ATF Quietly Ruled Stocked Pistols are “Short Barreled Rifles” in 1961

Image courtesy Rock Island Auction

U.S.A.-( A proposed rule change about arm braces on pistols prompted this correspondent to research the history of shoulder stocks, pistols, and the National Firearms Act (NFA).

When the National Firearms Act of 1934 was passed, pistols with shoulder stocks were not mentioned. Short barreled rifles were not intended to be in the law. They were inserted at the insistence of a confused congressman on the House Ways and Means Committee.

Fitting a pistol with a shoulder stock had always been an option.  The 1934 NFA was imagined to be regulating shotguns which had been shortened to create concealable, awkward pistols, not pistols that had a stock added to them, creating a carbine more accurate, but less concealable than a regular pistol.

The primary targets of the 1934 bill had been pistols, revolvers, sawed-off shotguns, silencers, and machine guns. Through lobbying by the NRA and concerned citizens all over the country, pistols and revolvers were taken out of the bill.

page 1 of H.R. 9066 hearing on 16 April 1934

The resulting law regulated things most people did not have.

Homer Cummings was the first Attorney General of the Franklin Delano Roosevelt (FDR) administration.  Cummings pushed hard for national restrictions on firearms. He had a long run as Attorney General. Cummings helped engineer the U.S. v. Miller test case of the law before he left office in 1939.  Cummings is credited with many of the laws which vastly expanded Federal power in criminal matters.

The economic failures of the New Deal, and then World War II, removed most interest in the National Firearms Act. For many years, there was little enforcement. Returning servicemen brought back war trophies of shoulder-stocked Mauser and Luger pistols.

The Bureau of Alcohol, Tobacco, and Firearms (ATF) was a part of the Department of the Treasury.  The firearms act had been passed as a tax act to circumvent the Second Amendment, the Commerce Clause, and the Tenth Amendment. The reason was openly acknowledged by Cummings and others during the Ways and Means Committee hearings.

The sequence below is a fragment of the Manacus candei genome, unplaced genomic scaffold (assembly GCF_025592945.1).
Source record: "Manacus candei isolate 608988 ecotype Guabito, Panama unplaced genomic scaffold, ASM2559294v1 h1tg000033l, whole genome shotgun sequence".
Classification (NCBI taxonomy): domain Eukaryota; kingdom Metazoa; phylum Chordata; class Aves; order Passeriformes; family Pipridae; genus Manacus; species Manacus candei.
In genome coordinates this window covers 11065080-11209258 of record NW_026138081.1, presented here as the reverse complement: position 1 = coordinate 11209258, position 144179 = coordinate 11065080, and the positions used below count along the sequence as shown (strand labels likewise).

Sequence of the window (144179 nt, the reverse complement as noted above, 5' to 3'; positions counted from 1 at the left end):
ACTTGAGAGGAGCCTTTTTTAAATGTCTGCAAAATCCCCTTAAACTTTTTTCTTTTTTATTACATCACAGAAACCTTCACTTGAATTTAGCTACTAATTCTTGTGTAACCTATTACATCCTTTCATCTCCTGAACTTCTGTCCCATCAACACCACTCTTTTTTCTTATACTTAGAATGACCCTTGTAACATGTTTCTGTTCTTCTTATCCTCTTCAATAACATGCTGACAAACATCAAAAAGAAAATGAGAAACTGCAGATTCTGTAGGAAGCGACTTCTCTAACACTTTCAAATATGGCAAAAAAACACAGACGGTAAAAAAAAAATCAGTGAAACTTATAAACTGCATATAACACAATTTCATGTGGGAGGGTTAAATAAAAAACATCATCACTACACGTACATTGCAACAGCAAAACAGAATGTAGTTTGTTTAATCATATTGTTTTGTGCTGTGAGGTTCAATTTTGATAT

The ATF did not officially rule on shoulder-stocked pistols until 1961.

This correspondent contacted Rick Vasquez, an acknowledged expert on ATF history and federal firearms law, to ask when the ATF had formally included shoulder-stocked pistols as short-barreled rifles under the NFA. Rick lived up to his reputation. Within a few hours, Rick had forwarded the documentation showing the rule change in 1961:

A hand gun of the Luger or semi-automatic Mauser type having a barrel less than 16 inches in length with an attachable shoulder stock affixed, or held by the possessor of such a weapon, is held to be a short barrel rifle.

However, a handgun of this type permanently altered by removing the stock attachment device on the hand grip so that a stock may not be attached is held to be a pistol.

Revenue Ruling 54-455, C.B. 1954-2, 34, revoked.

Shoulder-stocked pistols have always been available. They were in common use before the NFA was passed. They were never “dangerous and unusual” weapons.

The ATF has recognized this fact by placing the aforementioned Luger and Mauser shoulder-stocked pistols into the “Curio and Relic” category, nullifying the poor judgment shown about those particular firearms with the rule change in 1961.  The placement of Luger and Mauser pistols, made with shoulder stocks, before 1946, into the Curio and Relic category, appears to have been made in 1981. Here is a letter reproduced from a Luger forum:

Dear Dr. :

This refers to your letters of March 13 and March 30, 1981, in
which you ask that certain Luger and Browning Hi-Power pistols
equipped with reproduction shoulder stocks be considered for
removal from the provisions of the National Firearms Act.

It is not the policy of this Bureau to render a classification on
a shoulder stock which in and of itself is not subject to the
provisions of the Gun Control Act or the NFA. However, as you are
aware, certain Luger and Browning Hi-Power pistols when accompanied
by original shoulder stocks have been removed from the purview of
the NFA.


Another letter on the forum references Mauser pistols.

The National Firearms Act (NFA) was a botched disaster from the beginning. Reading the transcripts of the Ways and Means Committee hearings is like a re-run of gun control hearings of today. The same mix of arrogance and ignorance is displayed.

The original disaster of the NFA should not be compounded by the recently proposed rule to declare pistols with arm braces to be short-barreled rifles, subject to the $200 NFA tax stamp. It would be better to remove short-barreled shotguns and rifles from the NFA altogether.

Because of the Gun Control Act of 1968, removing them will take an act of Congress.

About Dean Weingarten:

Dean Weingarten has been a peace officer, a military officer, was on the University of Wisconsin Pistol Team for four years, and was first certified to teach firearms safety in 1973. He taught the Arizona concealed carry course for fifteen years until the goal of Constitutional Carry was attained. He has degrees in meteorology and mining engineering, and retired from the Department of Defense after a 30 year career in Army Research, Development, Testing, and Evaluation.

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